No More Surface Parking on Bethlehem Steel Land

You and I both know Bass Pro shops would want a humongous surface parking lot as part of any deal on the No. 2 Machine Shop. I have no idea why anyone thinks that a hunting and fishing store is a good fit for an urban core location, but if they want a surface parking lot that should be a deal-breaker. Either they build structured parking or no go.

I know some people think these parking lots can be redeveloped later, but I don’t see the evidence that the site is developing in a way that will easily facilitate urban infill construction later. It would be a tragedy if this site turned into something like the Promenade Shops. It should just be more Southside street grid, best accessible on foot or transit, with cars a lower priority mode.

The benefit of not having to “blaze a new identity for Bethlehem is that you can be picky about design stuff like that and demand concessions from developers. You don’t have to kiss their asses and sacrifice your site plans.

Now, as he prepares to be sworn in to the city’s top office Monday, Donchez is tasked not with blazing a new identity for Bethlehem, but with finding a way to keep the good things coming while dealing with a more sober fiscal reality that has shrunk city government in recent years.

“We have to maintain the momentum,” Donchez said.

His first-year agenda is packed with flashy economic development projects like courting a Bass Pro sporting goods store for the old Steel plant and, by year’s end, nuts-and-bolts labor negotiations with police and fire unions, both of which took significant retirement cuts for new employees in the current contract.

The Pro-Market Plan for Zoned Hauling in Bethlehem

A single trash hauler is the cheapest, greenest, and most efficient option for Bethlehem residents and city government without question, but Bob Donchez and Eric Evans think keeping a handful of redundant trash haulers in business is a more important priority than winning residents hundreds of dollars a year in savings from group purchasing, so it’s not on the table.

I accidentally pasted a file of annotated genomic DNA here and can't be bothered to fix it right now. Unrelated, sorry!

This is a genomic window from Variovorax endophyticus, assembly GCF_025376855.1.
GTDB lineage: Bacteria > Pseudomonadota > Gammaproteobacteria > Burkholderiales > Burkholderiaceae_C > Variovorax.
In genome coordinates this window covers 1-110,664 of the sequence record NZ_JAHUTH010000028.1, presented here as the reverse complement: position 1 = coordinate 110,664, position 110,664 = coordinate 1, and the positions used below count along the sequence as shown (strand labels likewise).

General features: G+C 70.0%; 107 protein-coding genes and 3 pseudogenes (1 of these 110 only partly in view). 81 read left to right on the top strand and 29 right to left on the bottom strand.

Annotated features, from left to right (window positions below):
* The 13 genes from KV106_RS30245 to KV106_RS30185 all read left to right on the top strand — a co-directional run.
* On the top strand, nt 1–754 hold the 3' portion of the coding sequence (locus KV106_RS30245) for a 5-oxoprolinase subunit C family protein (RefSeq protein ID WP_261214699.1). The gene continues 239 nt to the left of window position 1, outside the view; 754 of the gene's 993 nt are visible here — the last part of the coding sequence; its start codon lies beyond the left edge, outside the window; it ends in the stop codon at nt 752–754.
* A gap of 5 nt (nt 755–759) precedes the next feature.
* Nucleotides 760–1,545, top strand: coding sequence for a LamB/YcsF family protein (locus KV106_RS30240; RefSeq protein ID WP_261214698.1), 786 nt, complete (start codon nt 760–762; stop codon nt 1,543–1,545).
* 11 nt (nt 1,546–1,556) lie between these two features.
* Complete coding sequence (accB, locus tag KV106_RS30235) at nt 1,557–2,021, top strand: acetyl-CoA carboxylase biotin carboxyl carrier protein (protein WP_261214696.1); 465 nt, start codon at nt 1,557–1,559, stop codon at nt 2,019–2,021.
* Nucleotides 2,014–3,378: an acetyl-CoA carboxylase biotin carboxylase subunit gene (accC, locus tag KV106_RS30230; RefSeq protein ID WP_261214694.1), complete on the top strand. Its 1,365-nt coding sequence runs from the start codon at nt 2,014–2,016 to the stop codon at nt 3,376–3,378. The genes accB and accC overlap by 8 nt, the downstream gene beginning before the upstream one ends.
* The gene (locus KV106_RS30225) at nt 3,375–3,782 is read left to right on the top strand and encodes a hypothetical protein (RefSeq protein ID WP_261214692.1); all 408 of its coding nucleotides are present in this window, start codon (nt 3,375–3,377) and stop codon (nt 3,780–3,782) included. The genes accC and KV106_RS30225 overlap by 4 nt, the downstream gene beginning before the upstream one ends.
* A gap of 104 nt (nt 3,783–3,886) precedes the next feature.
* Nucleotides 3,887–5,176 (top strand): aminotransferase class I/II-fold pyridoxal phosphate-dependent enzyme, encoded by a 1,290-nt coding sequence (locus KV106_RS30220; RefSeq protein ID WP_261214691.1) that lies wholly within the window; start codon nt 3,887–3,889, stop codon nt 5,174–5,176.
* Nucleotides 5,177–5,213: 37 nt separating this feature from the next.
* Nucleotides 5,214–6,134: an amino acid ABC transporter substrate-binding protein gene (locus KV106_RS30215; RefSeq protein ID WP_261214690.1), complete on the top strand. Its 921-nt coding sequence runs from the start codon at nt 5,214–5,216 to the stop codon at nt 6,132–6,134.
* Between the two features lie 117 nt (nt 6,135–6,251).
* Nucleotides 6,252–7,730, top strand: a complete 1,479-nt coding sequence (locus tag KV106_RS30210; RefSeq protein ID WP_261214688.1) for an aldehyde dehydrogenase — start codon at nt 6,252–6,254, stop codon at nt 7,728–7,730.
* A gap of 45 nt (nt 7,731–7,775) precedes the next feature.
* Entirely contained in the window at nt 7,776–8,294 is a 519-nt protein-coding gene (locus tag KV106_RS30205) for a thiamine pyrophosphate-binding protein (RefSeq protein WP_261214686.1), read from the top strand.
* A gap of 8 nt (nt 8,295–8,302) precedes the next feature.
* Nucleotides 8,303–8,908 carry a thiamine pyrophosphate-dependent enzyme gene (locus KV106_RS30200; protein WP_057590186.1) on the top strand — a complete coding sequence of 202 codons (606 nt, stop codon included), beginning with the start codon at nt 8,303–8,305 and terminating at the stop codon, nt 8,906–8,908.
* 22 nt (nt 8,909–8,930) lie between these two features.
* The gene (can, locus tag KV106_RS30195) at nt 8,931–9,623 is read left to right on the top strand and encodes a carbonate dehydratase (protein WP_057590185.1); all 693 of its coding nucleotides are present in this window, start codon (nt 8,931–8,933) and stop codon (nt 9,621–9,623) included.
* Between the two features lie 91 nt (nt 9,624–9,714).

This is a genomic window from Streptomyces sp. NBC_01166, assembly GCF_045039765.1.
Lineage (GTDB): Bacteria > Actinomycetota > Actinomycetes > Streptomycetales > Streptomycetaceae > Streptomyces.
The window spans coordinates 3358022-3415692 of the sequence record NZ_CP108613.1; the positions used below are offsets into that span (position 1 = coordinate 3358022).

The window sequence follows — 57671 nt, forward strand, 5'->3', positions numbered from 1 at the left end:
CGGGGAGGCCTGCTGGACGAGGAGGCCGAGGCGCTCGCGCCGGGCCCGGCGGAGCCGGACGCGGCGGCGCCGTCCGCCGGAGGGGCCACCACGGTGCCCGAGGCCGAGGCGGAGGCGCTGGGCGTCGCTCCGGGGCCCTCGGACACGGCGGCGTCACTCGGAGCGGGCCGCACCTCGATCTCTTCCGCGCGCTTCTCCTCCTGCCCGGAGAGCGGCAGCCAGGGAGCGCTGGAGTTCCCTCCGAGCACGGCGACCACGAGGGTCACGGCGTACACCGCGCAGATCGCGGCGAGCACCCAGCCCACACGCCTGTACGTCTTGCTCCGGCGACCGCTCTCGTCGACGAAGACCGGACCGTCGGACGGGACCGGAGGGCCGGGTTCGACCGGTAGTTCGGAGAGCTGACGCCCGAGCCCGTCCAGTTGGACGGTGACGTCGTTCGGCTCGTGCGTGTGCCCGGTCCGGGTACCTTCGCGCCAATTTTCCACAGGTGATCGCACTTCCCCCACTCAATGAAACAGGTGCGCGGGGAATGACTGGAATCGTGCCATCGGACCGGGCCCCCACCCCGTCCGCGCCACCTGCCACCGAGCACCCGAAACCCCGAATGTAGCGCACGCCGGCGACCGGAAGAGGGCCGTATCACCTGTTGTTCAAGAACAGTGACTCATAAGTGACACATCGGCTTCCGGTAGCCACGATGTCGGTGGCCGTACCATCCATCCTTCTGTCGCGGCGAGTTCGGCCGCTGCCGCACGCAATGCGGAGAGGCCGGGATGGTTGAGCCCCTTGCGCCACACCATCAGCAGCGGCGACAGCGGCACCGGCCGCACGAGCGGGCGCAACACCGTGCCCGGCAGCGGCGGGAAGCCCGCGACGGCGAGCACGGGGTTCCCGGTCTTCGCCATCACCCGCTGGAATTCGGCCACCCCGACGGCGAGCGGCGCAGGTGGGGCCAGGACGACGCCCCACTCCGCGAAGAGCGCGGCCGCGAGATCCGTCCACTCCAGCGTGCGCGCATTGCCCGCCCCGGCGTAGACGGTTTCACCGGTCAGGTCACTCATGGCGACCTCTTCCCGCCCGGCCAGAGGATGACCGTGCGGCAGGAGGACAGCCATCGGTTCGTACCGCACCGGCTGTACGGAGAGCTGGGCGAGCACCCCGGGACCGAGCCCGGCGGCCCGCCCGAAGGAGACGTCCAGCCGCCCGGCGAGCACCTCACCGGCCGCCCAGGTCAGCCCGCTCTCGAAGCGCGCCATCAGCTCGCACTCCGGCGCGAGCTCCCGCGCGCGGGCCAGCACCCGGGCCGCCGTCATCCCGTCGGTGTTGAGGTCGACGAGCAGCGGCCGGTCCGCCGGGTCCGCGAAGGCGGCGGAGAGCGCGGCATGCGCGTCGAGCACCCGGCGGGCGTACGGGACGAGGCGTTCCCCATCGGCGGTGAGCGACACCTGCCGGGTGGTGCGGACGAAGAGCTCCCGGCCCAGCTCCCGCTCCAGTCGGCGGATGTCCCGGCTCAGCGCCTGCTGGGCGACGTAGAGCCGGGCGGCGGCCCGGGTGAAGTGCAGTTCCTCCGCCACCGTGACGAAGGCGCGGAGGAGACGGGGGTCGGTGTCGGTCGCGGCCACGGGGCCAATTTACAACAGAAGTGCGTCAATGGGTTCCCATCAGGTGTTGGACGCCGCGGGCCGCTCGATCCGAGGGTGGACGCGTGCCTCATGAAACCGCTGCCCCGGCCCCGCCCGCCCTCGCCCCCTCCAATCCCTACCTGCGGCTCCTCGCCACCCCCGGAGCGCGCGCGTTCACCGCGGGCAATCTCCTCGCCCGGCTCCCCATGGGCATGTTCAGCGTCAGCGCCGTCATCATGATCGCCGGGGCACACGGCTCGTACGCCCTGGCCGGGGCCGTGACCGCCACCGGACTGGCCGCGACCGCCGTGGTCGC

But every elected official still knows the current Wild West system is a failure, so now a “zoned hauling” plan is under discussion.

This basically means that each neighborhood would have a specific day for trash pick-up, which we really ought to consider the minimum acceptable outcome. It’s weak sauce though and city leaders can do better.

That’s why I’m proposing my own zoned hauling plan. Here’s how it works:

1. Divide Bethlehem into 4 “zones” – North, South, East, and West.

2. Put contracts out for bid on each of these zones, for 2-3 years maximum duration.

3. Allow trash hauling companies to bid on the contracts for up to 2 of the 4 zones.

4. Hold one or two public meetings in the different zones to review the bids, get public input, and get an advisory-only vote from neighbors on the plans they like best.

5. Take a Council vote to award the contracts to the highest value proposals (trading off comprehensiveness of the service package, lowest price, and meeting participant preference).

6. Do it all again in 2-3 years.

The virtues of this plan over the current system where each household chooses their own hauler are many.

For starters you actually get some meaningful competition. The problem with the current market is that there’s no way to know if you’re actually going to get better service for your money by switching haulers.

Under my plan, haulers have to compete on price and service quality with each other in a transparent way. And there’s a clear easy-to-understand process for evaluating haulers’ performance.

They have to participate in public meetings and defend their performance in front of neighbors and elected officials every few years to keep their contracts, so there’s an incentive for good behavior and great service.

You get real (albeit collective) choice in a real market. At the same time, you get the economy of scale of a single hauler, without concentrated service provider power limiting the cost savings captured by residents. There’d be real competition in each bidding period, not just a referendum on the current hauler with no meaningful alternative.

If people want a free market, Bethlehem should create a real market that is capable of doing what highly functional markets do best: shave service provider profits down close to the cost of production, for the benefit of consumers.

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